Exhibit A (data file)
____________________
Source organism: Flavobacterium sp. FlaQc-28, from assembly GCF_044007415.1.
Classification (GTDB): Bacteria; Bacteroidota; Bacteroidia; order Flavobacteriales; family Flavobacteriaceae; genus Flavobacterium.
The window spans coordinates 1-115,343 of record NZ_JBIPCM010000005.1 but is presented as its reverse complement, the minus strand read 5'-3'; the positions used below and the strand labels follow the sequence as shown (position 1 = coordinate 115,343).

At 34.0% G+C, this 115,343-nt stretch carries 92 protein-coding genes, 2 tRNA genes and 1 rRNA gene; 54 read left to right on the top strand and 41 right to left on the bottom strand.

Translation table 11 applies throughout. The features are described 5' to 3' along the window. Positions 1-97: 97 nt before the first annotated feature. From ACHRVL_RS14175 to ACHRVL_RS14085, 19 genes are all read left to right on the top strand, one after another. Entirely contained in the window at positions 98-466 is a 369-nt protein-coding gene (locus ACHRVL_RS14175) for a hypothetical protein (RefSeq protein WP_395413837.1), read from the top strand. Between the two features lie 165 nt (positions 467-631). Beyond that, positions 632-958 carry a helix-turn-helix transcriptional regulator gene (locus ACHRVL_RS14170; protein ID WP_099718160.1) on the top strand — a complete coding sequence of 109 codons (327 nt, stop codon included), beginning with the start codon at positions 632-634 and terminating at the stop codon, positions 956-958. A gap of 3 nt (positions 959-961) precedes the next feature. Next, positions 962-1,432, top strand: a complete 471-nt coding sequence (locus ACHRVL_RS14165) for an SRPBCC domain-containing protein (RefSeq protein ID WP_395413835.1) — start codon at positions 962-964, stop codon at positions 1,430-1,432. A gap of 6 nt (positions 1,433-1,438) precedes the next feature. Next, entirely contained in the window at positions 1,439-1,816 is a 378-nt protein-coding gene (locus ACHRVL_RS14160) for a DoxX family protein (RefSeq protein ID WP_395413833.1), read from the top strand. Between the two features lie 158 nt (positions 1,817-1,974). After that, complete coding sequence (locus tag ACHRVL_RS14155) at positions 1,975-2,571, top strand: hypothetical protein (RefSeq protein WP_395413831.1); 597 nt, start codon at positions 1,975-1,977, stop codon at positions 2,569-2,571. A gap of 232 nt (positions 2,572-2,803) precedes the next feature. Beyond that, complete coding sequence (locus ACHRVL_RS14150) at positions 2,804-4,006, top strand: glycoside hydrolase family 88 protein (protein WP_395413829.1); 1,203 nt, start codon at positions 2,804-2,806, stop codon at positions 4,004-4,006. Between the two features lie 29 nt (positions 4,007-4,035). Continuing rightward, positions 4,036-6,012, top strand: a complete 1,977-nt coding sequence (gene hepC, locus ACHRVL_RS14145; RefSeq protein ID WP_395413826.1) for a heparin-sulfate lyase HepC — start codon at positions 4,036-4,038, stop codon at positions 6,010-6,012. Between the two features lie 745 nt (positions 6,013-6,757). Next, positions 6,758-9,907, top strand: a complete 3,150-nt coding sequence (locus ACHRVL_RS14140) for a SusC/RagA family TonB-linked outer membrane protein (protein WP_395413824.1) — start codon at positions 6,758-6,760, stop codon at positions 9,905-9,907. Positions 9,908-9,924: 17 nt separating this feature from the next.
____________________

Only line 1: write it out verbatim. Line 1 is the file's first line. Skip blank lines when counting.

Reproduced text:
Source organism: Flavobacterium sp. FlaQc-28, from assembly GCF_044007415.1.